“To be honest, I have had affairs. But I never found anyone worth getting into a long-term relationship with.”
The cheeky grin was back on his face. “Well, that’s to be expected, isn’t it?”
She squinted, “What do you mean?”
“Rhea, after being with me for so long, your standards are bound to have risen. It isn’t easy to replace me, you know, darling?”
She punched his shoulder, removing her hand from his grip. “Idiot,” she laughed. Kiss him already! the butterflies in her stomach whispered. She ignored them and asked, “What about you?”
He shook his head. “It’s more or less the same with me. I haven’t even had affairs. You can call them flings, or casual one-night stands. Maybe ‘A man’s desperate attempt to not feel too sorry for himself’ would be a more proper name.”
The streets had cleared, and her watch said it was close to 10.30 PM. The trains would stop running by 11. She had to get home before then. Unsure of what to do, she gave him a wistful smile and said, “Kaushal, I’ve got to go.”
He stared as if pulled out from a trance, blinked a few times, then looked at his watch. “Yeah,” he mumbled, “Yeah, I’ve got to go too. Well, it was wonderful meeting you after so long, Rhea. I wish we could do this more often.”
I wish the same too! I wish I could see you every day. I wish I had never let you go. I wish I could go back to your hotel and curl up beneath your sheets, naked like I used to.
She leaned in for a hug. He was staying here for another four days, but, her flight was leaving the next day.
As their bodies met, Rhea felt a warmth rush through her senses that she only vaguely remembered. His neck still smelled the same — the scent of salt mixed with fresh coffee, chocolate mixed with ocean spray. She wrapped her arms around him tight, pulling him closer, and whispered in his ear, “I wish the same.”
She pulled away, still holding his hand, and walked, slowly letting it go. “Bye, Kaushal. Have a pleasant trip.”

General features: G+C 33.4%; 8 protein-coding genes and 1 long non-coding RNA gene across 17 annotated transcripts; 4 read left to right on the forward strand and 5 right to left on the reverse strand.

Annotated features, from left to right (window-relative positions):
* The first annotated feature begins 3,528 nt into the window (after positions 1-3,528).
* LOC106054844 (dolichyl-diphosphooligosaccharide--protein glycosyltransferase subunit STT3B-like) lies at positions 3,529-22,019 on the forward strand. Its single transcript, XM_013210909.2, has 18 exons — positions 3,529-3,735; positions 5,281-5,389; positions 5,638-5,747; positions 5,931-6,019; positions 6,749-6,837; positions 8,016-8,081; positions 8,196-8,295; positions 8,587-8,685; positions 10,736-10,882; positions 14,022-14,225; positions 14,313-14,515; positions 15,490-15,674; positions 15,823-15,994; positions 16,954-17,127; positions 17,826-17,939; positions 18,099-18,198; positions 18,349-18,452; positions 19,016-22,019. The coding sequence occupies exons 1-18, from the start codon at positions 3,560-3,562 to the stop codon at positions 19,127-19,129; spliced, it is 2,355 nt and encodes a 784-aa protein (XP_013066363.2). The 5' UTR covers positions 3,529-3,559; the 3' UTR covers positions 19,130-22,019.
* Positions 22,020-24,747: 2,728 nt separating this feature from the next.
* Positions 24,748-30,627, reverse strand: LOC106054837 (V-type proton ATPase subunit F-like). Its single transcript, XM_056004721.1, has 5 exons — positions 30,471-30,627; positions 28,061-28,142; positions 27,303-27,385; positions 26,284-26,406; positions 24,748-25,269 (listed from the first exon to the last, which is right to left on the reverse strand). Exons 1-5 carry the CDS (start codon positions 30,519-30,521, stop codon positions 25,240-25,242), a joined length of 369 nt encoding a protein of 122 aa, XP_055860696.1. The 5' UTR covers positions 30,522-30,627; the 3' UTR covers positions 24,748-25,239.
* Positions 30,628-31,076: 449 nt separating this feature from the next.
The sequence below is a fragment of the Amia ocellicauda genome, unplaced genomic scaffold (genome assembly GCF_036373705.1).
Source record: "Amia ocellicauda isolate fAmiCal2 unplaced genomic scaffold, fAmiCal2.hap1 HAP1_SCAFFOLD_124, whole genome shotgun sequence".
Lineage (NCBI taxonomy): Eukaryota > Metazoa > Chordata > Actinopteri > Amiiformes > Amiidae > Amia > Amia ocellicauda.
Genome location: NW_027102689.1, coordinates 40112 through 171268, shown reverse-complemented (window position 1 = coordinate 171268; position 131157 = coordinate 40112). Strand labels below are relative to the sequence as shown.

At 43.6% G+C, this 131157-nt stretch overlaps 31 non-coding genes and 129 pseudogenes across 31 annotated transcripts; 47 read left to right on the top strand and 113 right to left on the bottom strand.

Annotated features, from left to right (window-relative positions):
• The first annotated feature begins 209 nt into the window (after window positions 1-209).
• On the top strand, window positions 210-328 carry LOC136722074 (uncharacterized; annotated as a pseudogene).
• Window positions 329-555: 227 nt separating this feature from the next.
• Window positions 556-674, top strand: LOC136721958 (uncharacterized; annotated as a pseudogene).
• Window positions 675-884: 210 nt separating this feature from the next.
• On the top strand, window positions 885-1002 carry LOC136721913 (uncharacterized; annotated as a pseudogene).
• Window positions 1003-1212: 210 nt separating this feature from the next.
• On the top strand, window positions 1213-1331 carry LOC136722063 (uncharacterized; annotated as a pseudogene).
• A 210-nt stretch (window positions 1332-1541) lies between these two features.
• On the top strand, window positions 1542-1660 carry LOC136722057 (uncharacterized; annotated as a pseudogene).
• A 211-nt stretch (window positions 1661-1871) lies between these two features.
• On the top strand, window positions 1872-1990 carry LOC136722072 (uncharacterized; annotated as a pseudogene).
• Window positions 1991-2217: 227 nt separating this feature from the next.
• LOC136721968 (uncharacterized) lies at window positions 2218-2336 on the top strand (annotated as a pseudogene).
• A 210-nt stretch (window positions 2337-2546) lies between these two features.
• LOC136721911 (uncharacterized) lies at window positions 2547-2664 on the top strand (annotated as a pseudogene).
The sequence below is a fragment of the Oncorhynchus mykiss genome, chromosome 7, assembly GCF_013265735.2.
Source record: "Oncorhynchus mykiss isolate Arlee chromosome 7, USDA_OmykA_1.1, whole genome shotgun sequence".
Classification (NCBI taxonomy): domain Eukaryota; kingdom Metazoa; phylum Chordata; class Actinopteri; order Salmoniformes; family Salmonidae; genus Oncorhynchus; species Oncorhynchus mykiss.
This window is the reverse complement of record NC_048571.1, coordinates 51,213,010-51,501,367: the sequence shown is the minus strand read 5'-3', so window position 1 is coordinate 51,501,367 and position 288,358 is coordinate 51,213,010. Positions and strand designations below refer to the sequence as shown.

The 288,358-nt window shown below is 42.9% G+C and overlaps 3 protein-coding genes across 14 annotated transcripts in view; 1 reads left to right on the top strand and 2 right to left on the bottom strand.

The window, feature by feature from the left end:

She broke into a jog, afraid he would follow, fearful that he would see the tears she was too stricken to wipe away.
Afraid that he would find out she still loved him.
‘I’m not 22 any longer,’ Rhea thought to herself as she climbed on the train and slumped in a seat. ‘No matter how much fun his company is, Kaushal and I can never work. He wants something else in life, and I could never adjust with that.’
With that, her mind flashed back to all the times he used to come late from work, and she had fallen asleep waiting for him; of all their dinner dates she had hoped they would enjoy together, but a call from work always ruined it. She remembered how she had been so excited for him to meet her parents, but how his boss had scheduled a meeting on that day, and they had to cancel their trip for a three-hour meeting over Skype.
She remembered lying next to him on sweaty July nights, stroking his hair and whispering in his ear, “K, I wish we could spend more time together. I wish I didn’t have to compete with your job for your attention.”
She recalled how he had lifted his gaze from his mobile screen for a second, given her a sad smile and said, “I know, Rhea. I promise I will make up for all the lost time during the next vacation we take together.”
And that was it.
He believed in working himself raw to the bone on normal days and letting everything loose on holidays. He was a workaholic who lived life in short bursts and dedicated the rest of it to his company, for making money. Rhea knew she would never be happy in an arrangement like that. For her, there was more to life than just four days of vacations in as many months.
It had been a tough choice, but she had made it, for better or for worse. And she wasn’t letting a day of magic ruin that for her.
But you love him, you idiot. Can’t you give him just one more chance? It’s so easy. All you’ve got to do is reschedule your flight to four days later, a voice inside her head said.
‘I’ve already given him not one, but several second chances. There’s no way we can work things out. Spending more time with him would mess my head up further, and all the moving on I’ve done in the past two years will be pushed back to square one.’
Well, if you say so.
Rhea imagined her younger self crossing her arms and walking away in a huff, the way she did when she lost an argument. But she wasn’t 22 any longer. Rhea knew that love and compatibility weren’t the same. That no matter how much she glorified it, the four years she and Kaushal had spent together were filled with steeper highs, and more unpredictable lows than any of the roller coaster rides they had hopped on today.
‘Yes, I love him. But I will be fine without him,’ she told herself with a sad smile.
The train rocked on to her destination, its motion lulling her into a sleep filled with dreams of headless zombies, street dances, buckets of flavoured popcorn, and the smile of a boy that couldn’t be the man she wanted him to be.